No mercy: Eliza Dushku, James Cameron and responsibility in our age of reckoning

After Eliza Dushku's account of molestation on "True Lies," James Cameron fails to admit he's part of the problem

By Melanie McFarland

Senior Critic

Published January 16, 2018 4:45PM (EST)

James Cameron; Eliza Dushku (Getty/C Flanigan/AP/Chris Pizzello)
James Cameron; Eliza Dushku (Getty/C Flanigan/AP/Chris Pizzello)

Television’s scripted heroines don’t have the luxury of holding back, because they know they’re operating in a man’s world. Any windows of opportunity are small and tend be limited, leading them to strike strategically, quickly, forcefully and with purpose.

That’s how they tend to be written, anyway. Behind those fictional women are people; we know this and forget nevertheless. To a significant slice of the public introduced to Eliza Dushku via “Buffy the Vampire Slayer,” she will always be known as Faith, a dark warrior seeking redemption.  Some know her as Echo from “Dollhouse" or as Missy Pantone from “Bring It On.” Very different characters, but each demonstrates a tough of invulnerability, if not outright invincibility, which is only part of the reason her January 13 Facebook post  caught so many by surprise.

It opens with, “When I was 12 years old, while filming ‘True Lies’, I was sexually molested by Joel Kramer, one of Hollywood’s leading stunt coordinators.”

In response to Dushku's account on Sunday Worldwide Production Agency announced it would no longer represent Kramer.

Dushku’s description of what happened to her is detailed, and shocking, and the latest accusation of so many that have come to light since October. In the post, she recalls how Kramer groomed her and her parents, eventually persuading her on-set guardian to allow her to spend the day with him, luring her to his hotel room under the pretense of watching a movie (“Coneheads,” she recalls) and rubbing himself against her.

She wrote, “He spoke these words: ‘You’re not going to sleep on me now sweetie, stop pretending you’re sleeping,’ as he rubbed harder and faster against my catatonic body.”

Remember, she was 12 when this happened.

James Cameron, the director of “True Lies,” would have been just shy of 40.

Cameron made a statement about Dushku’s post to members of Television Critics Association later that day, saying that he was unaware that the abuse was occurring. The director appeared at the event to promote his upcoming AMC Visionaries documentary series “James Cameron’s Story of Science Fiction.”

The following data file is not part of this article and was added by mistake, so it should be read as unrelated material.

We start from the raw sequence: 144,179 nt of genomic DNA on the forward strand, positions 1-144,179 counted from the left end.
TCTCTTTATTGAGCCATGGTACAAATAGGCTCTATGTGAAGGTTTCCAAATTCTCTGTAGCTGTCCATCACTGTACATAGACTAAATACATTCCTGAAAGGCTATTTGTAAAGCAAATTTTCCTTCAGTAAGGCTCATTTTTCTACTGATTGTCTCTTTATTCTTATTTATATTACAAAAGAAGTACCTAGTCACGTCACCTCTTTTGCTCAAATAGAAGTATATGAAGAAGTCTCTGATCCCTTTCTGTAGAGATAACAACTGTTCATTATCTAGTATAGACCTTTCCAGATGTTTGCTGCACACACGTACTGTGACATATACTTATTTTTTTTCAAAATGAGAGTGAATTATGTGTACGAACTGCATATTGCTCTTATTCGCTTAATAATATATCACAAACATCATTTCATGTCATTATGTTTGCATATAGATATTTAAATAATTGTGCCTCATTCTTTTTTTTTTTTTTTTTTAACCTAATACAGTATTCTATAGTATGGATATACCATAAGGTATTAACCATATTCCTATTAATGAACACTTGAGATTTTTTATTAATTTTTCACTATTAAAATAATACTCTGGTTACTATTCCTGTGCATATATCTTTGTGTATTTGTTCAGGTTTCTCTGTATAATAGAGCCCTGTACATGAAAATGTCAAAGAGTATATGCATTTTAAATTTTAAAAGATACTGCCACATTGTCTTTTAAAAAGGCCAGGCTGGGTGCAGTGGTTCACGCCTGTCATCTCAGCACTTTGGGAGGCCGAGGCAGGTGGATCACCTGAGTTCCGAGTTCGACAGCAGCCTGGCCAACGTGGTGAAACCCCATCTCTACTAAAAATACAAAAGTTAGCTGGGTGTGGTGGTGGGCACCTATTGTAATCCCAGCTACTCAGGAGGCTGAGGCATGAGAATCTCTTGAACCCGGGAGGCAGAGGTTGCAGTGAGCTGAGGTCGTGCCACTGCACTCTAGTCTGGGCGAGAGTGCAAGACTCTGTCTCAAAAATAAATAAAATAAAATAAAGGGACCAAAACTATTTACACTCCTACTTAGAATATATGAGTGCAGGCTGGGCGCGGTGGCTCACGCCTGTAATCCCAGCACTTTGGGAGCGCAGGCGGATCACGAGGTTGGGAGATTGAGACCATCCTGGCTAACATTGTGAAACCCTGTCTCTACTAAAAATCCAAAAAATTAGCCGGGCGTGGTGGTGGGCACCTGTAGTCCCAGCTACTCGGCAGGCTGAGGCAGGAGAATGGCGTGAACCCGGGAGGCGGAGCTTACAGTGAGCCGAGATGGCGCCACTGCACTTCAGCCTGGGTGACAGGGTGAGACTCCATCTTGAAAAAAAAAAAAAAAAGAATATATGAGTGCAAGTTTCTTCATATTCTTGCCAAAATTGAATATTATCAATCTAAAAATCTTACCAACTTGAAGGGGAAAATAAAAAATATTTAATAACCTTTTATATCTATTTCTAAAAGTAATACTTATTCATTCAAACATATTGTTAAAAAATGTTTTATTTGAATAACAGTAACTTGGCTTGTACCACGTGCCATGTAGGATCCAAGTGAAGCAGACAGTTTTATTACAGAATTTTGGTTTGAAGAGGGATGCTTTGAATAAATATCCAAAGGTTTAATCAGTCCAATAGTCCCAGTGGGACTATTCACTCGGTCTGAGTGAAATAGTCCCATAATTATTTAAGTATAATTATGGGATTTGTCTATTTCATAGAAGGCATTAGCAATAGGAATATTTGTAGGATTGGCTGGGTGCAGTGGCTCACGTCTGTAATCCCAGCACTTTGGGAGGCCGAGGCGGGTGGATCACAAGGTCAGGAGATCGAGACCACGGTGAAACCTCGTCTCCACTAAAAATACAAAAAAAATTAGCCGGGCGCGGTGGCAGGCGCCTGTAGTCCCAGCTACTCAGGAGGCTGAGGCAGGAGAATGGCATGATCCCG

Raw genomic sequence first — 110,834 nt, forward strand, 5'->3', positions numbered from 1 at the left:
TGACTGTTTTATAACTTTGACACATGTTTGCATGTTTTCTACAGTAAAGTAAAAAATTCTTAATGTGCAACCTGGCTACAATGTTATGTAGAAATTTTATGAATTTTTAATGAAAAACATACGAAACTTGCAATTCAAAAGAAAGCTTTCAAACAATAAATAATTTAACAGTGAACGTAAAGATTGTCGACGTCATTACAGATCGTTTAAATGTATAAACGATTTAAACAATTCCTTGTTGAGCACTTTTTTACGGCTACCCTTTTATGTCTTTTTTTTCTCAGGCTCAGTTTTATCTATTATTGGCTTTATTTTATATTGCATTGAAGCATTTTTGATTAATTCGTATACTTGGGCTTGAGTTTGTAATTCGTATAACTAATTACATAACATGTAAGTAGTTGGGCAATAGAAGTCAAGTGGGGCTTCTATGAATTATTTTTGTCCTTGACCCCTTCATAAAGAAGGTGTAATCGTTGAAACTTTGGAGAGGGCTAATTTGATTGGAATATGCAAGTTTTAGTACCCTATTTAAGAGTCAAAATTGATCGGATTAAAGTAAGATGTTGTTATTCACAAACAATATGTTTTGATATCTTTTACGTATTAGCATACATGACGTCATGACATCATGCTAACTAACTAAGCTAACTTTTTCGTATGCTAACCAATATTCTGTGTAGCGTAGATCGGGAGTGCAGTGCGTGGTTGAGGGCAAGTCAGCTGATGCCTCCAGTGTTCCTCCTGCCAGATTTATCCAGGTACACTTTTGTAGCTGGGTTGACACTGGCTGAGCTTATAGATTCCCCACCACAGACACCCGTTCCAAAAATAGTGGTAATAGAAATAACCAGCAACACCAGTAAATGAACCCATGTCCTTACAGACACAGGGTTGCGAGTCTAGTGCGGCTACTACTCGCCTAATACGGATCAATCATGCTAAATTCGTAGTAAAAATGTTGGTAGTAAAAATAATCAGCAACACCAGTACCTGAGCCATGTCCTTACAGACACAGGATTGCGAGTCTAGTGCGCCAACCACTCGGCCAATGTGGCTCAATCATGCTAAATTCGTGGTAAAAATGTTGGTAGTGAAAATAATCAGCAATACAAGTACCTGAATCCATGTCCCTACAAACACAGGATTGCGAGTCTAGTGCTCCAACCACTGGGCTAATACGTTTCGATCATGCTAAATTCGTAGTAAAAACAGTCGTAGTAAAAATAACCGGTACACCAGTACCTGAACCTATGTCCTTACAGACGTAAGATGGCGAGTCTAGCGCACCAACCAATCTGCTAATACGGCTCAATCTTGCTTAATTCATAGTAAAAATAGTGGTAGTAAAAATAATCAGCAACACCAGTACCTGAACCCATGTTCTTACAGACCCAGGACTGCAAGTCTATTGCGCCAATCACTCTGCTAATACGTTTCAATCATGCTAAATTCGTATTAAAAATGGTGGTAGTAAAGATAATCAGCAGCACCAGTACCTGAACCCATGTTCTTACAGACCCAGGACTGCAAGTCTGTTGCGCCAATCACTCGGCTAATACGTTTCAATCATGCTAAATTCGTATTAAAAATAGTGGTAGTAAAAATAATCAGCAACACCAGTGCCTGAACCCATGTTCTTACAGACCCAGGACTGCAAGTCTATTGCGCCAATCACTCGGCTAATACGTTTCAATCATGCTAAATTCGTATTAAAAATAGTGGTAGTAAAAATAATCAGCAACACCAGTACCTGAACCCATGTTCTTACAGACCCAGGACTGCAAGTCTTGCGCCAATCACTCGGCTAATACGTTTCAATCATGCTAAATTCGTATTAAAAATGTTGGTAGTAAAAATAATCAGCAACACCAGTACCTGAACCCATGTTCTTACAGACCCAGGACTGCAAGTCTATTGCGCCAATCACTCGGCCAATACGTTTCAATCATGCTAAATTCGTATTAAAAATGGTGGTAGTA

“It’s just heartbreaking that it happened to her. I mean, I know the other party and not well. He hasn’t worked for me since then,” Cameron told reporters, adding that he supports creating “a safe avenue for people to speak up . . . that anybody who might be, you know, a predator or an abuser knows that that mechanism is there and . . . that there will be consequences, you know.”

“Had I known about it, there would have been no mercy,” he added. “And now, especially that I have daughters, there would really be no mercy now.”

As if to pre-empt any queries as to why he, in his capacity as the director of a major Hollywood action film, had no idea his stunt coordinator molested the child actor in his employ, Cameron also stated, “Directors are historically pretty oblivious to the interpersonal things that are happening on their set because they are just focused and I’m probably one of the worst offenders in that being focused on what I’m doing creatively.”

Sure. Okay.

Another arena in which Cameron is in the running for worst offender is his history of poorly treating women on his sets, and in his personal life. This image clashes against the contributions he’s made to the cinematic pantheon of feminist action heroes.

Cameron is the man who gave us the “Terminator” franchise’s Sarah Connor and shaped Ripley into the main badass of Ridley Scott’s “Alien” franchise — two reasons that his statement, appears to have been accepted without much critique.

Cameron is also the guy who nicknamed Kate Winslet “Kate Weighs-a-Lot” during the filming of “Titanic” in 1997; who insisted Neytiri, the female lead character of 2009’s “Avatar,” “have tits”; and as recently as August, called Gal Gadot’s portrayal of Wonder Woman “a step backwards” because she had the temerity to be attractive and strong. “Wonder Woman” is directed by Patty Jenkins, who did not let Cameron’s critique go by without a response.

As the conversion about sexual harassment, rape and assault in the entertainment industry evolves, Cameron’s carefully crafted statement is another example of continued refusal to accept culpability among the people who allowed such behavior to run rampant.

Audiences, actors, directors and producers want to believe that the change is real. Conversations about #MeToo, awareness of sexual assault and harassment in the industry remains top of mind, especially in light of developing stories about toxic work environments lorded over by abusive showrunners such as the CW’s Andrew Kreisberg and Brad Kern, who is still overseeing “NCIS: New Orleans.”